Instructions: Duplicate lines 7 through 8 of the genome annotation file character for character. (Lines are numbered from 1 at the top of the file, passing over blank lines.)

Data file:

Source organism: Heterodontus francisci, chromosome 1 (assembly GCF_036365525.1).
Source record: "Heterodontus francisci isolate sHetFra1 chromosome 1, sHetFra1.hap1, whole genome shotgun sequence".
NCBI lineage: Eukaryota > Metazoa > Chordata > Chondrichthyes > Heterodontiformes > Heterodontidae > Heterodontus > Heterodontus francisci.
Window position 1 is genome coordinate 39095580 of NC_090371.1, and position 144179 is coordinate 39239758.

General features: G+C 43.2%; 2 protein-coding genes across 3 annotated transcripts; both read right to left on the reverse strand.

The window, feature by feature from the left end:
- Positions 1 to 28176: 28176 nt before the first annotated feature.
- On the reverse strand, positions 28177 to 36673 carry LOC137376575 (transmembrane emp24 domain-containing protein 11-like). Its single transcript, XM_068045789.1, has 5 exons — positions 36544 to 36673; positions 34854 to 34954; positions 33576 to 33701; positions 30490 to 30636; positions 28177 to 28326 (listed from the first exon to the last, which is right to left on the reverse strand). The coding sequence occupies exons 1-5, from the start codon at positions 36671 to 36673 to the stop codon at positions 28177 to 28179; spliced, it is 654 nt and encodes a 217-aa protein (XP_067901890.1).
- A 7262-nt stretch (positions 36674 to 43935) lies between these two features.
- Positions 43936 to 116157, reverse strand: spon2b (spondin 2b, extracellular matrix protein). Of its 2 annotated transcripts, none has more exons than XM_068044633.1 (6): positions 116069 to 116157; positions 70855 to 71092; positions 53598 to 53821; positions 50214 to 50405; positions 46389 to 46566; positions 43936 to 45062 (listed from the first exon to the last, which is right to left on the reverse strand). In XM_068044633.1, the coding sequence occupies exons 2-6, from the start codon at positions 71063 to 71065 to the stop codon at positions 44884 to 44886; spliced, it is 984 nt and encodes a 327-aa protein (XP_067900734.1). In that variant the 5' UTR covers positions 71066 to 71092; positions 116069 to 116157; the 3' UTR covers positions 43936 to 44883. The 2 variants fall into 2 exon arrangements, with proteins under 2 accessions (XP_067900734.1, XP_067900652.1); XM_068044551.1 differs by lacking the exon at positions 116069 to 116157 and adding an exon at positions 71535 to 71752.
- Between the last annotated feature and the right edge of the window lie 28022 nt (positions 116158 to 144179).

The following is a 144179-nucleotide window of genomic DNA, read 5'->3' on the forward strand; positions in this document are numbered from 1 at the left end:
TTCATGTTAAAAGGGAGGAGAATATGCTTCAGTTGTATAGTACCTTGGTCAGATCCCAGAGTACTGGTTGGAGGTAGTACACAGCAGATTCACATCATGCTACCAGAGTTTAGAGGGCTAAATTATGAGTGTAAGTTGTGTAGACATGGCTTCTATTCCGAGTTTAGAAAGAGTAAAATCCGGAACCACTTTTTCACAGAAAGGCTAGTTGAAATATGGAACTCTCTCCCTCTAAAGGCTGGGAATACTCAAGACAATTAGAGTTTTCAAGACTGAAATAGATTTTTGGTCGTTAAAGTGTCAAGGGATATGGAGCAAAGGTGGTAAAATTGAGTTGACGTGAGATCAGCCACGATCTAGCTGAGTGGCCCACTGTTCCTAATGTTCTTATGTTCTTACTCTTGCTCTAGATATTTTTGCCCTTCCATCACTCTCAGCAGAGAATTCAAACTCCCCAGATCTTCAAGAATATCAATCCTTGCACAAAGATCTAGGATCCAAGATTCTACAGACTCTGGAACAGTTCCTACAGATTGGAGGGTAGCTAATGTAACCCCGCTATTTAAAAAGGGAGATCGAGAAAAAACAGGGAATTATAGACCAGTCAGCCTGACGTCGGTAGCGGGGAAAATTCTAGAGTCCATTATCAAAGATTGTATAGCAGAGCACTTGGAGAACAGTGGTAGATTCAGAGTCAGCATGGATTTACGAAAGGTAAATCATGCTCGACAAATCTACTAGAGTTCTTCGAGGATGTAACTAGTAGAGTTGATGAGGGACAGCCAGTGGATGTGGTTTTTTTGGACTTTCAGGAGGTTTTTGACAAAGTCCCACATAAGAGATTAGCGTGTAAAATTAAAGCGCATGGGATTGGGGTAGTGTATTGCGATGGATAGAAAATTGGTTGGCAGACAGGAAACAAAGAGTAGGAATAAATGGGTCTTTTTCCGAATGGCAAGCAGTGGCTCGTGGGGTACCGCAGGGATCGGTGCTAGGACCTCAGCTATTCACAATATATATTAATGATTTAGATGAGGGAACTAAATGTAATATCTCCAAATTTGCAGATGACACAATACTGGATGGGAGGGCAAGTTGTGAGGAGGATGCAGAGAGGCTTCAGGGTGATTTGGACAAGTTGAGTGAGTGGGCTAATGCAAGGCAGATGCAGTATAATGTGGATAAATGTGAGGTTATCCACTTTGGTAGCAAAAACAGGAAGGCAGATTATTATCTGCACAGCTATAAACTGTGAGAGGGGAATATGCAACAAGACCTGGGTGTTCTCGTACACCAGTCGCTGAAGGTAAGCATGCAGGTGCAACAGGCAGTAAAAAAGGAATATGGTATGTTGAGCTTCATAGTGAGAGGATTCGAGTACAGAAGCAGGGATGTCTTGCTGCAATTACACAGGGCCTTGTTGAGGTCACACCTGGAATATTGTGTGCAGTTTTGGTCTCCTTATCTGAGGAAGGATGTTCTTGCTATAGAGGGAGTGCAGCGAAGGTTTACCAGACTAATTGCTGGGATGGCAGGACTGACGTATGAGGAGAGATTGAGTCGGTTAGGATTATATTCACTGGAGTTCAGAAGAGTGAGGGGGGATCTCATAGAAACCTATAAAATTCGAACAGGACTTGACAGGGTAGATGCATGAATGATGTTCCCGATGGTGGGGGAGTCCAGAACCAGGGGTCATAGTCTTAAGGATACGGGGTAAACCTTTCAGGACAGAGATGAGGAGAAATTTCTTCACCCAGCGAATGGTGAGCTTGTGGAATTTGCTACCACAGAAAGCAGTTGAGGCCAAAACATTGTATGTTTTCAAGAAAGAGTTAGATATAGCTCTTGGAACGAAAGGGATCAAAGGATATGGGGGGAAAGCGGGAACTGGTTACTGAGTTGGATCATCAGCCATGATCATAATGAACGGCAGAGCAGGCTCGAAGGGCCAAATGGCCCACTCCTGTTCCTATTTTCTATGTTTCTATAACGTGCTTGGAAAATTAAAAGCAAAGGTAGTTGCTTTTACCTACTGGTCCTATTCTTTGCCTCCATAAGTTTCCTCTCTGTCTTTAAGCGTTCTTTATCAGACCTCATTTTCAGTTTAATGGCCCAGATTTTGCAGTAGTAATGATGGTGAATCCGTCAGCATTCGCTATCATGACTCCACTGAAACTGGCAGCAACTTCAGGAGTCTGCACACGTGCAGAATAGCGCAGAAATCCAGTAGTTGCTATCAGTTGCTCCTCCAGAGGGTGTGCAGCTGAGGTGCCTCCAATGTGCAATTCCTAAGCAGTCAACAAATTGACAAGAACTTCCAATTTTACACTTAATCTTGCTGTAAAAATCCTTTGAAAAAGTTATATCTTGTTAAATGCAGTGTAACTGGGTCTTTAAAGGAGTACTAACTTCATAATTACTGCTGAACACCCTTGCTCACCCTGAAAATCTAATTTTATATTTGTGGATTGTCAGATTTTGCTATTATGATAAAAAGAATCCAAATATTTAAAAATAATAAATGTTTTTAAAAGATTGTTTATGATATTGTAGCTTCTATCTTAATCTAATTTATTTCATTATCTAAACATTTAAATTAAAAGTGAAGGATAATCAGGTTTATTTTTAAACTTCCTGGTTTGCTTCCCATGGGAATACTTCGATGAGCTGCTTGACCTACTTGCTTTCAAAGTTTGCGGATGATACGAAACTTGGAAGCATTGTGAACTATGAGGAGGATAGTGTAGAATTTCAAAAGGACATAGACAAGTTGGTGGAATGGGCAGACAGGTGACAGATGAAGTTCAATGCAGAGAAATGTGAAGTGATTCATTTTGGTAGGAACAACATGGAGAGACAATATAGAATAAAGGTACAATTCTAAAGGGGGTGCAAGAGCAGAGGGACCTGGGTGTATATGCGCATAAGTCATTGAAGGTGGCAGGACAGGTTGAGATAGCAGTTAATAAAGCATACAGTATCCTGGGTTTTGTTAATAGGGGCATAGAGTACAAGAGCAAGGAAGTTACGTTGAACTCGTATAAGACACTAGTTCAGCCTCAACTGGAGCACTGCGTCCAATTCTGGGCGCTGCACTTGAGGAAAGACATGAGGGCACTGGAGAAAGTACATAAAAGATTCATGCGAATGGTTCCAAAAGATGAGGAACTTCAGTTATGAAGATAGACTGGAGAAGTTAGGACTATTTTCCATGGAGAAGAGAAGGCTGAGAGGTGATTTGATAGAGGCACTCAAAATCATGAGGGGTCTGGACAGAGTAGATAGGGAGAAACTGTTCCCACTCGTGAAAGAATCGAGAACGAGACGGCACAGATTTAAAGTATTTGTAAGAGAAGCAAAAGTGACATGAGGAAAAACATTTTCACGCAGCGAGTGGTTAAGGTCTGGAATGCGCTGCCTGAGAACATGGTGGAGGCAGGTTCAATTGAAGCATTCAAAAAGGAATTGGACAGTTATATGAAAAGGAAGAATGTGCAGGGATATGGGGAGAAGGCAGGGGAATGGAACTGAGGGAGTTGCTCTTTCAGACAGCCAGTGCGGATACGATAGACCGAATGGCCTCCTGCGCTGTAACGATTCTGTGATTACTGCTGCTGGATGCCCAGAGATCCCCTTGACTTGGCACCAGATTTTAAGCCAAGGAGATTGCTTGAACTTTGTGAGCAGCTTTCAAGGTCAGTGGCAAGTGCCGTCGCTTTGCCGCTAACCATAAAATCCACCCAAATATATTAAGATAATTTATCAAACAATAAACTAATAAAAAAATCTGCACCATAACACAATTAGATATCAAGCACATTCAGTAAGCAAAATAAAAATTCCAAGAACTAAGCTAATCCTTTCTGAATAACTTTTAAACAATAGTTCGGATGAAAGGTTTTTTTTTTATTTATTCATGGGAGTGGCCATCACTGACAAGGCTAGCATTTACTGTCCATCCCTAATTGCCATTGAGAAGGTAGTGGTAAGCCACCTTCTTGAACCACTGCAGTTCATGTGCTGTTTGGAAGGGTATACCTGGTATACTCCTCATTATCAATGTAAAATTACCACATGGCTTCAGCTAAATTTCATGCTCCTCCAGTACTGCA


- Positions 1 to 28176: 28176 nt before the first annotated feature.
- On the reverse strand, positions 28177 to 36673 carry LOC137376575 (transmembrane emp24 domain-containing protein 11-like). Its single transcript, XM_068045789.1, has 5 exons — positions 36544 to 36673; positions 34854 to 34954; positions 33576 to 33701; positions 30490 to 30636; positions 28177 to 28326 (listed from the first exon to the last, which is right to left on the reverse strand). The coding sequence occupies exons 1-5, from the start codon at positions 36671 to 36673 to the stop codon at positions 28177 to 28179; spliced, it is 654 nt and encodes a 217-aa protein (XP_067901890.1).